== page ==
For describing contemporary society, Marxist scholars have suggested terms that focus on transformation of the productive forces, like digital capitalism…high tech capitalism…informatic capitalism…and communicative capitalism…I prefer such terms to radical discontinuous terms like information society or postmodern society because the first contain a critical negativity.  But they convey the impression that technology (digital, virtual, high technology) determines society: that is, that the relations of production are a linear result of the productive forces.  Change in contemporary society affects forces and relations, structures and actions, because society is based on a dialectical dynamic of these two qualities…

Concepts like knowledge, information, postmodern, postindustrial, Internet, and network society fail to grasp the dialectic of continuity and discontinuity of society.  They construct the changes connected to new media as radical novelties and ignore the continuing dominance of capitalist structures.  In order to stress that capital accumulation is transformed by the rise of knowledge and information technologies and the transnational spatial model connected to the flexible regime of accumulation, I have suggested using notions like transnational network capitalism, transnational informational capitalism, or transnational knowledge capitalism as key concepts for describing contemporary society. (Fuchs, 390, 399)


Fuchs, Christian.  “A Contribution to the Critique of the Political Economy of Transnational Informational Capitalism.”  Rethinking Marxism 21, no. 3 (July 2009): 387-402.

Capitalist Economists

William Gropper, "Black Thursday"

William Gropper, "Black Thursday"

In the June issue of the Monthly Review sociologist Richard York, et. al. explain:

Bouchaud penetratingly observes, “The supposed omniscience and perfect efficacy of a free market stems from economic work done in the 1950s and 1960s, which with hindsight looks more like propaganda against communism than plausible science.” The capitalist ideology that undergirds economics in the United States has led the profession to be detached from reality, rendering it incapable of understanding many of the crises the world faces. Mainstream economics’ obsession with the endless growth of GDP—a measure of “value added,” not of human well-being or the intrinsic worth of ecosystems and other species—and its failure to recognize the fundamental ecological underpinnings of the economy, has led to more than simply an inability to perceive the deterioration of the global environment. In fact, the problem goes much deeper. Orthodox economics, like the capitalist system that it serves, leads to an “Après moi le déluge!” philosophy that is anything but sustainable in orientation.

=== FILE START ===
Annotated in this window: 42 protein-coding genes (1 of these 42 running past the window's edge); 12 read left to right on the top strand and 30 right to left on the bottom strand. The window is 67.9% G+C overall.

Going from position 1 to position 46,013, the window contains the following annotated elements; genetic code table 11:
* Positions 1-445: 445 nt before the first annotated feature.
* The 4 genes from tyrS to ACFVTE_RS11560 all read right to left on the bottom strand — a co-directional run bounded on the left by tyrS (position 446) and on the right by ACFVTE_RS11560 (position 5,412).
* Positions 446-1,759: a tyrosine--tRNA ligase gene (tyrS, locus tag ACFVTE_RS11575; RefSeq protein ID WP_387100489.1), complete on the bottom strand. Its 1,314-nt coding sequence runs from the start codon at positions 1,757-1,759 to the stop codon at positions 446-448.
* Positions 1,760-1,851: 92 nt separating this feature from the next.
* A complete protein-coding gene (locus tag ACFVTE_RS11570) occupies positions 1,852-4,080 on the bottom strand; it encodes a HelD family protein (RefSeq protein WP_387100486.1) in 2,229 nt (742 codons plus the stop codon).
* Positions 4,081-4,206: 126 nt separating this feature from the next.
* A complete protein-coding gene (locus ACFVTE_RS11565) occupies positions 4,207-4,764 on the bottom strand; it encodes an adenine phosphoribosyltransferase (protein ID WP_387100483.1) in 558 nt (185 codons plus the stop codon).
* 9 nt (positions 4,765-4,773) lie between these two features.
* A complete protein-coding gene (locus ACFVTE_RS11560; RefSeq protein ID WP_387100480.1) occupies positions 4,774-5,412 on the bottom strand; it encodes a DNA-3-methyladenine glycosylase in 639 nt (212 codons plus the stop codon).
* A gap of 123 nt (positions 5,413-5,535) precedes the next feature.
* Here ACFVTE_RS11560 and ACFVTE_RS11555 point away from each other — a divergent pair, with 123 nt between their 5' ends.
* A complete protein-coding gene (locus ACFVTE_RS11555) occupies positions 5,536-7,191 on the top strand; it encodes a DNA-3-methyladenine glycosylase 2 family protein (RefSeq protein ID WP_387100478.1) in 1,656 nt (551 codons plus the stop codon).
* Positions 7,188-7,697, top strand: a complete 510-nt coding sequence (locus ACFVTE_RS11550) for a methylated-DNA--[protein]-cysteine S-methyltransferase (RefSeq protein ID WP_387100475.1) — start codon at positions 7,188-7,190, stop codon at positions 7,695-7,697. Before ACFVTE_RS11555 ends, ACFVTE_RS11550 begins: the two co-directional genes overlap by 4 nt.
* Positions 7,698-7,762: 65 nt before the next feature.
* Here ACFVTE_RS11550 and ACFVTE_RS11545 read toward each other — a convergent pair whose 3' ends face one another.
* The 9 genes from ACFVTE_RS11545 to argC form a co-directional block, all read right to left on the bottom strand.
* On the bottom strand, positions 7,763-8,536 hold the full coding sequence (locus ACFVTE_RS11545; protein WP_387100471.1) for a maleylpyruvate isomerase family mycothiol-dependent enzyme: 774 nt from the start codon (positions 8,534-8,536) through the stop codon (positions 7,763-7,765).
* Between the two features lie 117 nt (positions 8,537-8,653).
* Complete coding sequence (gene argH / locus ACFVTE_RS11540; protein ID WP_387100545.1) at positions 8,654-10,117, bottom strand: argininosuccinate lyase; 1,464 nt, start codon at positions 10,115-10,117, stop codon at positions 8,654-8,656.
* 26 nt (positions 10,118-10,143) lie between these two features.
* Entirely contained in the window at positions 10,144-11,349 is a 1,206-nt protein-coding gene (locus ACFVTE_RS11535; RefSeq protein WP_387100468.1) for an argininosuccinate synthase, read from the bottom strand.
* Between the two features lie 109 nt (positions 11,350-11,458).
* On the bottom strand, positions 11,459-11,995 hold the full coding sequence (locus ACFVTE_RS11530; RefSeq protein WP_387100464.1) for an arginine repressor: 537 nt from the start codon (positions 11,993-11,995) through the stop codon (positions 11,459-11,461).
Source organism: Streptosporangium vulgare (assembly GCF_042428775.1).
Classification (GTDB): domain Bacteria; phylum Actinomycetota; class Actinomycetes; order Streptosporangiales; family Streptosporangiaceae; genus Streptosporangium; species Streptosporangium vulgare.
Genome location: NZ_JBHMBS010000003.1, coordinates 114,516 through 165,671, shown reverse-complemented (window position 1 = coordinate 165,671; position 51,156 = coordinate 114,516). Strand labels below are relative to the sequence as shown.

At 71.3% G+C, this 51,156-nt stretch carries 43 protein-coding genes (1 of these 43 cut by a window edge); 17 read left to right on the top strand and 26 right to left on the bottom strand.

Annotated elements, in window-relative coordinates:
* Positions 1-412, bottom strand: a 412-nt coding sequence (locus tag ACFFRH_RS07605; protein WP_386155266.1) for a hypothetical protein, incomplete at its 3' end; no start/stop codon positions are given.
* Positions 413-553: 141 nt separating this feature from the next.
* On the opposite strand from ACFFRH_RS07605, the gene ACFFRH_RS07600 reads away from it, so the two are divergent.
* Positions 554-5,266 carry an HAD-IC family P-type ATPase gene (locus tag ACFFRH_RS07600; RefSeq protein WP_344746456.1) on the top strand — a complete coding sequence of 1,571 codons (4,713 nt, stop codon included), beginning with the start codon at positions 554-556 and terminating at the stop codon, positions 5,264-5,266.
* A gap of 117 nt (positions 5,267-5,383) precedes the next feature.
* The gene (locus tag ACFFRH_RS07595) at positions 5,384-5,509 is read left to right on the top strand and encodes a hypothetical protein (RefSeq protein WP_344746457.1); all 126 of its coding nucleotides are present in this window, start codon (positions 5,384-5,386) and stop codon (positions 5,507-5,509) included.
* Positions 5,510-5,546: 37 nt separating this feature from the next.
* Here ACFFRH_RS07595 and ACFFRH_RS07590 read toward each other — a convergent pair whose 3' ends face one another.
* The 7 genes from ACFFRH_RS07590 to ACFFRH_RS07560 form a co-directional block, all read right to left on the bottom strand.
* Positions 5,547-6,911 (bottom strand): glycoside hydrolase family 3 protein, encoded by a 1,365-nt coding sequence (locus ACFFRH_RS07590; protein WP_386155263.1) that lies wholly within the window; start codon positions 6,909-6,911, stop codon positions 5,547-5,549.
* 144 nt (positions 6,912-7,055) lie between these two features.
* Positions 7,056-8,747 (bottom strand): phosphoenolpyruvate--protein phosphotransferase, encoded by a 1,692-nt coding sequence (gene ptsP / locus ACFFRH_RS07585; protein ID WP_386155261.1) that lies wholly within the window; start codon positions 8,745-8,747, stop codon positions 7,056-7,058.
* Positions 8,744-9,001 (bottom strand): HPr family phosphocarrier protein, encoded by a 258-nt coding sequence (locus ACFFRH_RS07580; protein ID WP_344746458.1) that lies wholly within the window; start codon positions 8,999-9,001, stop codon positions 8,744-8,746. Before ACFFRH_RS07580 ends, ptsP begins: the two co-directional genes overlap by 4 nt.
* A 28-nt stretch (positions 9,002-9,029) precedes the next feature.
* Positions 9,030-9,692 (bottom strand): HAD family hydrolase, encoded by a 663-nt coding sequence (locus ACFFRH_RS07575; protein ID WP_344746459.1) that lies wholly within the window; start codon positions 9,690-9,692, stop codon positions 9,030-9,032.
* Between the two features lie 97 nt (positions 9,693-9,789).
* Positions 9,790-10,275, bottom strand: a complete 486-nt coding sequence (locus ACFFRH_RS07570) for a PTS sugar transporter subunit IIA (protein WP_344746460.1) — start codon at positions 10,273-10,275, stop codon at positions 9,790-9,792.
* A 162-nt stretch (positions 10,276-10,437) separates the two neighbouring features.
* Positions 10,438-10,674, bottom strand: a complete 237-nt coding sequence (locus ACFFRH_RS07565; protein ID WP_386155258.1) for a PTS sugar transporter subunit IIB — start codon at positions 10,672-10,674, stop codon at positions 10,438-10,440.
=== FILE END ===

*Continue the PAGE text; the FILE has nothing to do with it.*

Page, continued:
Bouchaud, Jean-Philippe.  “Economics Needs a New Scientific Revolution.” Nature 455 (October 30, 2008).  Quoted in “Capitalism in Wonderland.”

York, Richard, et. al.  “Capitalism in Wonderland.”  Monthly Review.

Rate of Exploitation

Karl Marx Peace

In Capital Volume I, Karl Marx (1818-1883 CE) stated that:

Since, on the one hand the variable capital and the labour-power purchased by that capitalist are equal in value, and the value of this labour-power determines the necessary part of the working day; and since, on the other hand, the surplus-value is determined by the surplus part of the working day, it follows that surplus-value is in the same ratio to variable capital as surplus labour is to necessary labour…

The rate of surplus-value is therefore an exact expression for the degree of exploitation of labour-power by capital, or of the worker by the capitalist. (Marx, 326)

Constant capital is capital that is constant throughout the labor process; all of the previous labor incorporated into the parts of production (money spent on gears and metal which a previous manufacturer had to spend money on in wages and other constant capital, etc.).

Variable capital is the value inputted into the labor process by the worker, or the value of the worker being interjected into the products she or he creates, makes, gathers, etc (value created by humans).

Surplus value is simply value created by the worker that gives the capitalist his or her profit.

Basically, Marx is showing us that profit comes from the workers and not from commodities or machines or capitalists.  Which is why capitalists get upset about strikes, as the workers are withholding their surplus value and surplus labor from the capitalist, causing a fall in profit during the period of the strike.


Marx, Karl.  Capital: A Critique of Political Economy: Volume 1.  Translated by Ben Fowkes.  New York: Penguin Classics, 1990.